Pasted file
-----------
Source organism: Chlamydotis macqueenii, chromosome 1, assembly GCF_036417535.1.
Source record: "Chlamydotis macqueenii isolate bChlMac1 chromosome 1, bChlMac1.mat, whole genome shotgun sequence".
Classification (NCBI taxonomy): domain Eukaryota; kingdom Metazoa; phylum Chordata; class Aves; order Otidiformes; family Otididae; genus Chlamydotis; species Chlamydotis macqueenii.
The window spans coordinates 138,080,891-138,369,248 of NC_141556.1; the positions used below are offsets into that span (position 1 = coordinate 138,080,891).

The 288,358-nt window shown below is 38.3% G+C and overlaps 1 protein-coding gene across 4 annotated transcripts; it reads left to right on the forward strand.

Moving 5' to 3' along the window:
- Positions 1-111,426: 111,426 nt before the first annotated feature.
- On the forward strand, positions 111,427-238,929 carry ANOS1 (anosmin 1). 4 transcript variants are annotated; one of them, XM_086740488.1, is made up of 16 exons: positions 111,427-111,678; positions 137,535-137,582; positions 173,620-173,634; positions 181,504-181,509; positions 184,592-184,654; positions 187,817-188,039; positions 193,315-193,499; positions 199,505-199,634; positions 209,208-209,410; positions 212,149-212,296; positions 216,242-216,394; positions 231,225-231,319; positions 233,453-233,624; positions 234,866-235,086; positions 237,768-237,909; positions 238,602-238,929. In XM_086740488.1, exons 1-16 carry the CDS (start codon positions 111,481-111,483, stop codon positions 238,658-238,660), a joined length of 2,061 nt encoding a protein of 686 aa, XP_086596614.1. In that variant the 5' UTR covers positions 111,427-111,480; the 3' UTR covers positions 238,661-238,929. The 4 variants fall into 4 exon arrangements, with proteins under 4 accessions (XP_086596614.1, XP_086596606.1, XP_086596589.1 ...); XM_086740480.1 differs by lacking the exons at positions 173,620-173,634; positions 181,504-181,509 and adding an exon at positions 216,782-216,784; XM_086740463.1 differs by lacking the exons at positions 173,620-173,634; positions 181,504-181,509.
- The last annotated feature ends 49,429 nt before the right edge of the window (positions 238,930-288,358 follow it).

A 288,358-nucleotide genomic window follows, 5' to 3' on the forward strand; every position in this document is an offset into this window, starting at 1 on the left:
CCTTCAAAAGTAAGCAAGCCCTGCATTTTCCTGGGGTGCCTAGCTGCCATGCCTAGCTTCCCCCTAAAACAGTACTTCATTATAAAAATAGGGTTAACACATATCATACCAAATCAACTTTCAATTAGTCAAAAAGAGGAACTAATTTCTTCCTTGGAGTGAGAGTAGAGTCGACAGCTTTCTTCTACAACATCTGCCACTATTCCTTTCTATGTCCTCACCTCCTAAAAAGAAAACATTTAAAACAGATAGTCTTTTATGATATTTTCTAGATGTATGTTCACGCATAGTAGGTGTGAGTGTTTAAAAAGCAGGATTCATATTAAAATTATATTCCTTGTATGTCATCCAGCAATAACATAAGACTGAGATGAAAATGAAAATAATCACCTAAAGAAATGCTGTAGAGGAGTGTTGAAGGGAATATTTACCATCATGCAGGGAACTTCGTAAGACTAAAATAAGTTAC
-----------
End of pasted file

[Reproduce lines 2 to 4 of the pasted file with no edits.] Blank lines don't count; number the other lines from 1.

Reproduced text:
Source record: "Chlamydotis macqueenii isolate bChlMac1 chromosome 1, bChlMac1.mat, whole genome shotgun sequence".
Classification (NCBI taxonomy): domain Eukaryota; kingdom Metazoa; phylum Chordata; class Aves; order Otidiformes; family Otididae; genus Chlamydotis; species Chlamydotis macqueenii.
The window spans coordinates 138,080,891-138,369,248 of NC_141556.1; the positions used below are offsets into that span (position 1 = coordinate 138,080,891).